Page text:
Date of Award:


Document Type:


Degree Name:

Master of Science (MS)


Nutrition, Dietetics, and Food Sciences

Department name when degree awarded

Nutrition and Food Sciences

Committee Chair(s)

Donald J. McMahon


Donald J. McMahon


Craig J. Oberg


Daren Cornforth


Low fat Mozzarella cheese was made using exopolysaccharide-producing starter cultures consisting of single strains of Streptococcus thermophilus MR-1C and Lactobacillus delbrueckii ssp. bulgaricus MR-1R with or without the addition of mesophilic exopolysaccharide-producing adjunct mixed culture consisting of Lactococcus lactis ssp. lactis and Lactococcus lactis ssp. cremoris. A control cheese was made using a non-exopolysaccharide-producing starter culture consisting of S. thermophilus TA061 and Lactobacillus helveticus LH100. Cheeses were analyzed for moisture, melt, fat, and protein. Cheeses made with the addition of the mesophilic exopolysaccharide-producing adjunct culture showed significant differences in moisture, but not in melting properties when compared to cheeses made without adjunct culture. Cheeses made with both the exopolysaccharide-producing starter and exopolysaccharide-producing adjunct cultures showed a 4% increase in moisture, but the use of the exopolysaccharide-producing starter cultures alone produced a 3% increase in moisture over the control cheese. Melt also increased in these cheeses as moisture increased.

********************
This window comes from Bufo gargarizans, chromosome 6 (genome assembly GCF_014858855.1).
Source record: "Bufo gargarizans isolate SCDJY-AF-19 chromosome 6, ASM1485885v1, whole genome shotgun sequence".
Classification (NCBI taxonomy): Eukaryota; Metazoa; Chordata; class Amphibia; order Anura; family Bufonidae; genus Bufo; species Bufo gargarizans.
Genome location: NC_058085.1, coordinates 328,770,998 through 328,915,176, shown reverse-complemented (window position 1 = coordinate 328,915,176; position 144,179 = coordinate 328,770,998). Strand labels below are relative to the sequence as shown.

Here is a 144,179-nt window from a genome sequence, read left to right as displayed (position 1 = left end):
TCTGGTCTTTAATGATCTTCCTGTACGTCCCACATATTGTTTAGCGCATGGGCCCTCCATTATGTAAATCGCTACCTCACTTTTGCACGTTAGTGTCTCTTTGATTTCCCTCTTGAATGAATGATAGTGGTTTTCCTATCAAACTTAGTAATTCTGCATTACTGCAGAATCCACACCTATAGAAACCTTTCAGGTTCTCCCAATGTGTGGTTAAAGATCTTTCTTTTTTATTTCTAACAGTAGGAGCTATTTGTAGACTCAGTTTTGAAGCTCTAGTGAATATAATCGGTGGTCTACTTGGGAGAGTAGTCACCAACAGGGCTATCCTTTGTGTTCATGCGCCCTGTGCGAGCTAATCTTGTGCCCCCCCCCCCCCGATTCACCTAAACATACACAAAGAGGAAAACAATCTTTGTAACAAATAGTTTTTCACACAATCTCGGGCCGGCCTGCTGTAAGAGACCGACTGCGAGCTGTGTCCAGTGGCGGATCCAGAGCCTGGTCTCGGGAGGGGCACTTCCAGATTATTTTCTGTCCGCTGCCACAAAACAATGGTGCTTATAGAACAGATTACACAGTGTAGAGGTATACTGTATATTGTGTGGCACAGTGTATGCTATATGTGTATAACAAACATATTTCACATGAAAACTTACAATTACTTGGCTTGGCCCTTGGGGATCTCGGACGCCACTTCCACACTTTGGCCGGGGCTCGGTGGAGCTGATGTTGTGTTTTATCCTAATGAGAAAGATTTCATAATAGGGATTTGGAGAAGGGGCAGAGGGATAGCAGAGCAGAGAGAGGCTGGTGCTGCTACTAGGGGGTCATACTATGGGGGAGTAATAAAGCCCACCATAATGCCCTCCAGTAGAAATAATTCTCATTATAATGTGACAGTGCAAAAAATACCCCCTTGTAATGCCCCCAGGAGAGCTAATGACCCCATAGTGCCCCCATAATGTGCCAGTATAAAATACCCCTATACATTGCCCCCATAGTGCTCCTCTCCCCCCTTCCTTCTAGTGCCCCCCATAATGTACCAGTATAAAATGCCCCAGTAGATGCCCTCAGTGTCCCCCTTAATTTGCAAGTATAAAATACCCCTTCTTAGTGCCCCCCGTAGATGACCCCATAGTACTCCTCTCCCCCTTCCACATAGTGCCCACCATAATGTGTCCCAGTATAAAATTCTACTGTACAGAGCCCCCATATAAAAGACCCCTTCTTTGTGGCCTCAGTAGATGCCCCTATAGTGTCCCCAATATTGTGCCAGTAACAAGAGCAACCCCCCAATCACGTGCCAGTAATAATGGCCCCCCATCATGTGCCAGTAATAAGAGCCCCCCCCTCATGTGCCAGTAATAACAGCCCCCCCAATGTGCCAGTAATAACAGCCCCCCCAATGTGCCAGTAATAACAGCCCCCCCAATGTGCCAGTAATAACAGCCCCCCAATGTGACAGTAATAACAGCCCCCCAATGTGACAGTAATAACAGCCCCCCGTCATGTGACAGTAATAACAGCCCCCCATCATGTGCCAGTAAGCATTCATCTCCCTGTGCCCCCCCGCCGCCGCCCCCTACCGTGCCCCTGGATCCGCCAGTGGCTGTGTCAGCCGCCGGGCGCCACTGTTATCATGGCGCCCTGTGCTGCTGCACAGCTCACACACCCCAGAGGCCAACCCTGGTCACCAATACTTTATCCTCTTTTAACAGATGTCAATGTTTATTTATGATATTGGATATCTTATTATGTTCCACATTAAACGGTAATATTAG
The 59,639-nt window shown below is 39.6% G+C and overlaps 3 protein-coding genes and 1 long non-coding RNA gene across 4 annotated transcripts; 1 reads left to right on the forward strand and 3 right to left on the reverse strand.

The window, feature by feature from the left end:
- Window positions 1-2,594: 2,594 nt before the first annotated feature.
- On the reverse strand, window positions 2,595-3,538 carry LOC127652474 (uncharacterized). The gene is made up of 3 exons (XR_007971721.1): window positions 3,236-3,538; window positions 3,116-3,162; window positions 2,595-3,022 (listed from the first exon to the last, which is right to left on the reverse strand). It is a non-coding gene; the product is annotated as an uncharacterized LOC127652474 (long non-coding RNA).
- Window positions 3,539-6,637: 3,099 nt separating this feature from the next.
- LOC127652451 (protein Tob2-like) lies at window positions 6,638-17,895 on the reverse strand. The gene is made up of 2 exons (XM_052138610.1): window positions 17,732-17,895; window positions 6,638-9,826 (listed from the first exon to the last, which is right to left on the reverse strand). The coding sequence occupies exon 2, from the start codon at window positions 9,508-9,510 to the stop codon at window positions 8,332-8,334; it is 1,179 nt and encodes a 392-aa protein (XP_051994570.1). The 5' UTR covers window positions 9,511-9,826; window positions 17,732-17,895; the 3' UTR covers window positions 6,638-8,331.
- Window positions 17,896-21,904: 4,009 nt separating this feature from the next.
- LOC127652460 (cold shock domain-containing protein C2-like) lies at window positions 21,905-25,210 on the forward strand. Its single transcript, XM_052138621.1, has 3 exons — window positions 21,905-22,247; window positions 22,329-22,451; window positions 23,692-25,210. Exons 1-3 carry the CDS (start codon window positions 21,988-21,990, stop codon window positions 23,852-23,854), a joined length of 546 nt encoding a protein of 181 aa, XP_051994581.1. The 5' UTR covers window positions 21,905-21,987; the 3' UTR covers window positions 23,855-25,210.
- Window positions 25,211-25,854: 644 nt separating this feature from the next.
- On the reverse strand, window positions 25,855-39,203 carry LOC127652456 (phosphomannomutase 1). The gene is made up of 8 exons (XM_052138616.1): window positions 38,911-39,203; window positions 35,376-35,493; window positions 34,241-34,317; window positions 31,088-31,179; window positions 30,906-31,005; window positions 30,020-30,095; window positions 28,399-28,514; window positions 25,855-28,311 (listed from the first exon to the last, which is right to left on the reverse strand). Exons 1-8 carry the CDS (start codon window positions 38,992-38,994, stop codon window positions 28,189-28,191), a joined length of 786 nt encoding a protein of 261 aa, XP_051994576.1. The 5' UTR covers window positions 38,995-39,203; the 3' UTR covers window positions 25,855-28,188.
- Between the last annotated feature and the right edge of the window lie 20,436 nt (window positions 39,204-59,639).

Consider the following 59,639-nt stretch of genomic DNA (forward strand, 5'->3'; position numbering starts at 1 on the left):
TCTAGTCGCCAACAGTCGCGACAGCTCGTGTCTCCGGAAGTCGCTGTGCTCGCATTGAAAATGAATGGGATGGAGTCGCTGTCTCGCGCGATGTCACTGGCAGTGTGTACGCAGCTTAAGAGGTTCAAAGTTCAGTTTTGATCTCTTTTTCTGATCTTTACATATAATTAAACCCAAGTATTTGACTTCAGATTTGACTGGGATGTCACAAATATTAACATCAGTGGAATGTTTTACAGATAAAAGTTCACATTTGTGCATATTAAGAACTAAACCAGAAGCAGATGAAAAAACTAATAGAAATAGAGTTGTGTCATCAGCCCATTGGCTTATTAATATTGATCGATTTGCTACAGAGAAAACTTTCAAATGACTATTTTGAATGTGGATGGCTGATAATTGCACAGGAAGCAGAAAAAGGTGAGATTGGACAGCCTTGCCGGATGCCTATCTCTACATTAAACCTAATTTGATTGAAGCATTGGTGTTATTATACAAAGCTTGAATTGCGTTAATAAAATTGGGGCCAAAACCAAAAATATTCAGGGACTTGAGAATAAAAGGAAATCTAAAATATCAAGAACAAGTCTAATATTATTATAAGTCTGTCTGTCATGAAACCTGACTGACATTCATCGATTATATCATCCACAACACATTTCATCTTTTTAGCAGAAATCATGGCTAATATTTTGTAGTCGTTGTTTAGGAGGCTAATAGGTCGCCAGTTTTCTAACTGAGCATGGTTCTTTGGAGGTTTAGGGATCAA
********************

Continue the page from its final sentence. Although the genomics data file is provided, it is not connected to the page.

The same cultures were used to determine the effects on moisture when the cheesemaking procedure was scaled up from 10-kg vats to using 454-kg horizontal blade double-O vats, and hand stretching was replaced by an Alfa Laval cooker stretcher machine. Cheese made using the exopolysaccharide-producing cultures showed a 2% increase in moisture over cheese made using non-exopolysaccharide-producing cultures. All of the cheeses made in the double-0 vats showed a decrease in moisture compared to cheeses made in the 10-kg stainless steel vats . Cheeses with elevated moisture levels showed increased melt.